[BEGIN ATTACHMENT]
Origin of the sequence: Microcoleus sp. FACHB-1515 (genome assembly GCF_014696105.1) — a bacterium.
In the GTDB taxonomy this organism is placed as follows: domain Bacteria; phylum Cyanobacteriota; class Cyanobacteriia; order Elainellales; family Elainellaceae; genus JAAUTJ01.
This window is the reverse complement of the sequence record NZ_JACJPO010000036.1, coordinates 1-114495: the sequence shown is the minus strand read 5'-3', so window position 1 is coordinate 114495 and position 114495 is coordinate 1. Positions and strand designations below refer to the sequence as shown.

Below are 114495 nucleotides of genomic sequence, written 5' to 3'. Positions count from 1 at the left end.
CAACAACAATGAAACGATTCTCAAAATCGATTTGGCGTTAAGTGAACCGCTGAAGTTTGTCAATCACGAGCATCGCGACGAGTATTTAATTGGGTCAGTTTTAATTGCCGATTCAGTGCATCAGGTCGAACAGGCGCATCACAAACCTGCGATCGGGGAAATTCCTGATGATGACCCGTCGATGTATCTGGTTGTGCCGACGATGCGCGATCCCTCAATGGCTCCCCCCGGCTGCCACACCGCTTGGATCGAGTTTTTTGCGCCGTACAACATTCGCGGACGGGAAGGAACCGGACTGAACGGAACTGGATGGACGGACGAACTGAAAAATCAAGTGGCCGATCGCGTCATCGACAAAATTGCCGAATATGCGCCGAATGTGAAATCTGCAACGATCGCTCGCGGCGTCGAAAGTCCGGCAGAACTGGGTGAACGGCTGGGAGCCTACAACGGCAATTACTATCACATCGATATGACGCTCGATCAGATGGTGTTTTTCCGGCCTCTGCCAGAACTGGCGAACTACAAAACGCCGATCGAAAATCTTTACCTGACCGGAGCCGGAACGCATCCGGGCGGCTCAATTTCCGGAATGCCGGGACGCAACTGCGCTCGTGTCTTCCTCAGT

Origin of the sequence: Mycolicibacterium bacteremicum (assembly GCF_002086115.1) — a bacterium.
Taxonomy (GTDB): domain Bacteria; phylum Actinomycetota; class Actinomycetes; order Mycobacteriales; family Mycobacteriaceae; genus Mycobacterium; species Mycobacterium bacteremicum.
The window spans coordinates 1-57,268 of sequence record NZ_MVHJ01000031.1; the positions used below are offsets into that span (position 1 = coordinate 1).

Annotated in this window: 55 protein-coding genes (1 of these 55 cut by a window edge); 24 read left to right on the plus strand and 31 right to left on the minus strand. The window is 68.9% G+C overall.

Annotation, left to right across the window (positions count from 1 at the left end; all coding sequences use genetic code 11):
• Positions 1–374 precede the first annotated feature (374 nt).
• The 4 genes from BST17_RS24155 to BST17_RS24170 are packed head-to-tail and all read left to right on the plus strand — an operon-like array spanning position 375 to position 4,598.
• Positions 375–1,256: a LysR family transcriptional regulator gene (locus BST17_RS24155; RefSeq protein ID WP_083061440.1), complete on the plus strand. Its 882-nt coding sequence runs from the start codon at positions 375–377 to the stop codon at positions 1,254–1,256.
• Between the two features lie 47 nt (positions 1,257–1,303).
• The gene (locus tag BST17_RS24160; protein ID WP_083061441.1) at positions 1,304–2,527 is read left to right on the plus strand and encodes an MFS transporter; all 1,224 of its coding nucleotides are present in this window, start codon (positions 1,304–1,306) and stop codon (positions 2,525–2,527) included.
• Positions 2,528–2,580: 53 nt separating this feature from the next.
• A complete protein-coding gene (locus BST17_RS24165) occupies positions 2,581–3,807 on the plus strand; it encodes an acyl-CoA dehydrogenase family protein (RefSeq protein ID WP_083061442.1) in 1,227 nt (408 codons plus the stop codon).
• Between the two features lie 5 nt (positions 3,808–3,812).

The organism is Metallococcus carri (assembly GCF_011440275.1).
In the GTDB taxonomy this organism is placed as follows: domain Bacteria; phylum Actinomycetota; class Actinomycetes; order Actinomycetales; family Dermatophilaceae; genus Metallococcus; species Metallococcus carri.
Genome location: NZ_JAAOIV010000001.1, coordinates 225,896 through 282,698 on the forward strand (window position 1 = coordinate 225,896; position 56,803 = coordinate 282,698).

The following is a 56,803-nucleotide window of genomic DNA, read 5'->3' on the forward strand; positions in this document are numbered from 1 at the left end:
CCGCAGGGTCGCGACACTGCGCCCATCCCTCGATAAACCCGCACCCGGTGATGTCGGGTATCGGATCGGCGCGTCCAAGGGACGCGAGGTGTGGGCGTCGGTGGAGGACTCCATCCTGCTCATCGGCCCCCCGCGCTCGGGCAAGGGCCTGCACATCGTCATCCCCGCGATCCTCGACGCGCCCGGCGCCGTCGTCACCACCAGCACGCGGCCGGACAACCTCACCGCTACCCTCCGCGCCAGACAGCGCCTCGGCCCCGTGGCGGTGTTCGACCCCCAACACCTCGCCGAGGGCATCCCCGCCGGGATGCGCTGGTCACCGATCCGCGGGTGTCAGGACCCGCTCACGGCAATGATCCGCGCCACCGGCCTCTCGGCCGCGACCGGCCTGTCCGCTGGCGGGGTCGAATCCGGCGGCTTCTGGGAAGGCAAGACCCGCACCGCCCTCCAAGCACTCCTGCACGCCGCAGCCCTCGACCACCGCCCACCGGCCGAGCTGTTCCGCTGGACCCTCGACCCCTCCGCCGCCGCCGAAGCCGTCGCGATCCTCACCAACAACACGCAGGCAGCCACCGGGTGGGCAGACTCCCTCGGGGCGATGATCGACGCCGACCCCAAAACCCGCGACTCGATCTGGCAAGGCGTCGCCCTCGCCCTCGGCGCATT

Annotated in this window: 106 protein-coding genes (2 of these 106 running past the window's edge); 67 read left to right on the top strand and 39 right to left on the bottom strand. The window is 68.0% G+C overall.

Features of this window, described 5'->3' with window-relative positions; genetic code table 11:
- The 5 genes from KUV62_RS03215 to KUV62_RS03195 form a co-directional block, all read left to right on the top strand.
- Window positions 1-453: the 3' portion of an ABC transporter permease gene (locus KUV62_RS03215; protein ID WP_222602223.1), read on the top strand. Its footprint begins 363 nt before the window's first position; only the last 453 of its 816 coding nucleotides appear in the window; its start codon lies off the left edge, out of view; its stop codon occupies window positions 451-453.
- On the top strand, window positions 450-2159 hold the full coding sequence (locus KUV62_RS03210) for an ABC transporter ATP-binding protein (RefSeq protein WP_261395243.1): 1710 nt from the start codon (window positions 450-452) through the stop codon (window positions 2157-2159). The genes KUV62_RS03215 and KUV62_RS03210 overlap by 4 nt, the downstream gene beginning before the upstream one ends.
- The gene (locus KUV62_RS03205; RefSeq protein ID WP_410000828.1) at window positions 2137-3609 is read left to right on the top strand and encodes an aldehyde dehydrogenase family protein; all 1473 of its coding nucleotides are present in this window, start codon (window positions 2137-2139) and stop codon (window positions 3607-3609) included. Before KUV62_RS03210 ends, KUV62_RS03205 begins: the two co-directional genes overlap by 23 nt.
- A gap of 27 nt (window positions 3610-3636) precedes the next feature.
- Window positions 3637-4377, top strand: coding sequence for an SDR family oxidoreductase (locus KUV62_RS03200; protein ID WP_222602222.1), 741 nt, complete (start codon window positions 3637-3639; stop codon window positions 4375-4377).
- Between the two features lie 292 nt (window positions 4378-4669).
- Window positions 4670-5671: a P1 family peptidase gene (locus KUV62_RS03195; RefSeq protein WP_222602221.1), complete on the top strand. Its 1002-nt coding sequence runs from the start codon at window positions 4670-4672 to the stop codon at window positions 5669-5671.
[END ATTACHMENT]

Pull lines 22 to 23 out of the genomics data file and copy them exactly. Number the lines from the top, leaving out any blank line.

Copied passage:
The following is a 56,803-nucleotide window of genomic DNA, read 5'->3' on the forward strand; positions in this document are numbered from 1 at the left end:
CCGCAGGGTCGCGACACTGCGCCCATCCCTCGATAAACCCGCACCCGGTGATGTCGGGTATCGGATCGGCGCGTCCAAGGGACGCGAGGTGTGGGCGTCGGTGGAGGACTCCATCCTGCTCATCGGCCCCCCGCGCTCGGGCAAGGGCCTGCACATCGTCATCCCCGCGATCCTCGACGCGCCCGGCGCCGTCGTCACCACCAGCACGCGGCCGGACAACCTCACCGCTACCCTCCGCGCCAGACAGCGCCTCGGCCCCGTGGCGGTGTTCGACCCCCAACACCTCGCCGAGGGCATCCCCGCCGGGATGCGCTGGTCACCGATCCGCGGGTGTCAGGACCCGCTCACGGCAATGATCCGCGCCACCGGCCTCTCGGCCGCGACCGGCCTGTCCGCTGGCGGGGTCGAATCCGGCGGCTTCTGGGAAGGCAAGACCCGCACCGCCCTCCAAGCACTCCTGCACGCCGCAGCCCTCGACCACCGCCCACCGGCCGAGCTGTTCCGCTGGACCCTCGACCCCTCCGCCGCCGCCGAAGCCGTCGCGATCCTCACCAACAACACGCAGGCAGCCACCGGGTGGGCAGACTCCCTCGGGGCGATGATCGACGCCGACCCCAAAACCCGCGACTCGATCTGGCAAGGCGTCGCCCTCGCCCTCGGCGCATT